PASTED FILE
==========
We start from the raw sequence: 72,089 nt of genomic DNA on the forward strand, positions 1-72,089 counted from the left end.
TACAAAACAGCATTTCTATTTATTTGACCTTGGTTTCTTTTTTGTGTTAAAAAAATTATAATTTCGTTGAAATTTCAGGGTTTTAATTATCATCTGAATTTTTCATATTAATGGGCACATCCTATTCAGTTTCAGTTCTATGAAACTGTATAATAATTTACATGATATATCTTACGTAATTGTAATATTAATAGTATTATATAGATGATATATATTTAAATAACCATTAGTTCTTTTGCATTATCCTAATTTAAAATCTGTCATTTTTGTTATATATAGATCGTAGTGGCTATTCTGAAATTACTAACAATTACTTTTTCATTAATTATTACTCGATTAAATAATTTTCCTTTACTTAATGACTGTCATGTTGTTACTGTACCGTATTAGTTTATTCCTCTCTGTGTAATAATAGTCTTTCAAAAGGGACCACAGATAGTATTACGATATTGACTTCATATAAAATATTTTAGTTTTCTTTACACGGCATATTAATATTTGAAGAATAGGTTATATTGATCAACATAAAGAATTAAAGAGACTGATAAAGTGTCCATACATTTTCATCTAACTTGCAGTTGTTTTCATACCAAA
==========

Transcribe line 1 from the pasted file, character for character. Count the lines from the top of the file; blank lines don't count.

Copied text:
We start from the raw sequence: 72,089 nt of genomic DNA on the forward strand, positions 1-72,089 counted from the left end.